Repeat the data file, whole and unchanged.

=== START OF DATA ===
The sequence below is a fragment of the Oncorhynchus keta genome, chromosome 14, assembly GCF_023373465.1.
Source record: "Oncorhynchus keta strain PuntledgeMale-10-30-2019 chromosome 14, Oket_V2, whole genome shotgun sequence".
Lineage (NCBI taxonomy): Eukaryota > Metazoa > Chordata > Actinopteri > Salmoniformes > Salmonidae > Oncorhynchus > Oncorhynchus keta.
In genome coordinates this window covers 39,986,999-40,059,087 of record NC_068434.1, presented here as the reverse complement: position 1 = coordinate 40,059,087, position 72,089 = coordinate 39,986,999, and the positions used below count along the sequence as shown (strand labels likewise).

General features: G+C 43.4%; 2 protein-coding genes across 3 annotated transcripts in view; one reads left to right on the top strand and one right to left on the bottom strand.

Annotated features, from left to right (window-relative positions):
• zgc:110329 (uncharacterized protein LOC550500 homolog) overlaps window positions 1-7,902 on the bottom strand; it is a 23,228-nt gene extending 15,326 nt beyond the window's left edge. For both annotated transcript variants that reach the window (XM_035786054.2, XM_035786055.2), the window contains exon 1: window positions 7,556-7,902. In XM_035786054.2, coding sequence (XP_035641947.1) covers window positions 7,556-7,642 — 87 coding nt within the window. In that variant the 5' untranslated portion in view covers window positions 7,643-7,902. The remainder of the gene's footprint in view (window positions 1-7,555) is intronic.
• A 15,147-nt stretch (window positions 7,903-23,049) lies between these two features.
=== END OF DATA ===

The sequence below is a fragment of the Oncorhynchus keta genome, chromosome 14, assembly GCF_023373465.1.
Source record: "Oncorhynchus keta strain PuntledgeMale-10-30-2019 chromosome 14, Oket_V2, whole genome shotgun sequence".
Lineage (NCBI taxonomy): Eukaryota > Metazoa > Chordata > Actinopteri > Salmoniformes > Salmonidae > Oncorhynchus > Oncorhynchus keta.
In genome coordinates this window covers 39,986,999-40,059,087 of record NC_068434.1, presented here as the reverse complement: position 1 = coordinate 40,059,087, position 72,089 = coordinate 39,986,999, and the positions used below count along the sequence as shown (strand labels likewise).

General features: G+C 43.4%; 2 protein-coding genes across 3 annotated transcripts in view; one reads left to right on the top strand and one right to left on the bottom strand.

Annotated features, from left to right (window-relative positions):
• zgc:110329 (uncharacterized protein LOC550500 homolog) overlaps window positions 1-7,902 on the bottom strand; it is a 23,228-nt gene extending 15,326 nt beyond the window's left edge. For both annotated transcript variants that reach the window (XM_035786054.2, XM_035786055.2), the window contains exon 1: window positions 7,556-7,902. In XM_035786054.2, coding sequence (XP_035641947.1) covers window positions 7,556-7,642 — 87 coding nt within the window. In that variant the 5' untranslated portion in view covers window positions 7,643-7,902. The remainder of the gene's footprint in view (window positions 1-7,555) is intronic.
• A 15,147-nt stretch (window positions 7,903-23,049) lies between these two features.